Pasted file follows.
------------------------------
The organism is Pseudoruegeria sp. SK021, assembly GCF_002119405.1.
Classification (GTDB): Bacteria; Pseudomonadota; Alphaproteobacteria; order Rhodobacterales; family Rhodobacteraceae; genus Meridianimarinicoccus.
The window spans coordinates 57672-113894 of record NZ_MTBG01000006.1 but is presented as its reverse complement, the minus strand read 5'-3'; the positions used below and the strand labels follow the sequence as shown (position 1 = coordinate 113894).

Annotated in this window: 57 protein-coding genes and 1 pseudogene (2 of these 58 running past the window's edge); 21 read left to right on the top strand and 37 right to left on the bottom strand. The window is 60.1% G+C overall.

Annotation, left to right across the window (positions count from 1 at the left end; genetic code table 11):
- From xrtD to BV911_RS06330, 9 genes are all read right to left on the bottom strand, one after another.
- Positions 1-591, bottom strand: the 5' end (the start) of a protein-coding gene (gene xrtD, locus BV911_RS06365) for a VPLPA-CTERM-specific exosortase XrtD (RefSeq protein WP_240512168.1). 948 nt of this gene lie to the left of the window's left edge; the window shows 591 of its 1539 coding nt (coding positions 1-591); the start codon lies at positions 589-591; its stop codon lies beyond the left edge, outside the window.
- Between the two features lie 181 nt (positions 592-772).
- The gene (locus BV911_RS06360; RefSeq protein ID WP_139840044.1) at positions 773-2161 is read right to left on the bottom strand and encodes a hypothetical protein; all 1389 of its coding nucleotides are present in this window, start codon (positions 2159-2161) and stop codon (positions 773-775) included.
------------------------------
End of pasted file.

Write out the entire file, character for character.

The organism is Pseudoruegeria sp. SK021, assembly GCF_002119405.1.
Classification (GTDB): Bacteria; Pseudomonadota; Alphaproteobacteria; order Rhodobacterales; family Rhodobacteraceae; genus Meridianimarinicoccus.
The window spans coordinates 57672-113894 of record NZ_MTBG01000006.1 but is presented as its reverse complement, the minus strand read 5'-3'; the positions used below and the strand labels follow the sequence as shown (position 1 = coordinate 113894).

Annotated in this window: 57 protein-coding genes and 1 pseudogene (2 of these 58 running past the window's edge); 21 read left to right on the top strand and 37 right to left on the bottom strand. The window is 60.1% G+C overall.

Annotation, left to right across the window (positions count from 1 at the left end; genetic code table 11):
- From xrtD to BV911_RS06330, 9 genes are all read right to left on the bottom strand, one after another.
- Positions 1-591, bottom strand: the 5' end (the start) of a protein-coding gene (gene xrtD, locus BV911_RS06365) for a VPLPA-CTERM-specific exosortase XrtD (RefSeq protein WP_240512168.1). 948 nt of this gene lie to the left of the window's left edge; the window shows 591 of its 1539 coding nt (coding positions 1-591); the start codon lies at positions 589-591; its stop codon lies beyond the left edge, outside the window.
- Between the two features lie 181 nt (positions 592-772).
- The gene (locus BV911_RS06360; RefSeq protein ID WP_139840044.1) at positions 773-2161 is read right to left on the bottom strand and encodes a hypothetical protein; all 1389 of its coding nucleotides are present in this window, start codon (positions 2159-2161) and stop codon (positions 773-775) included.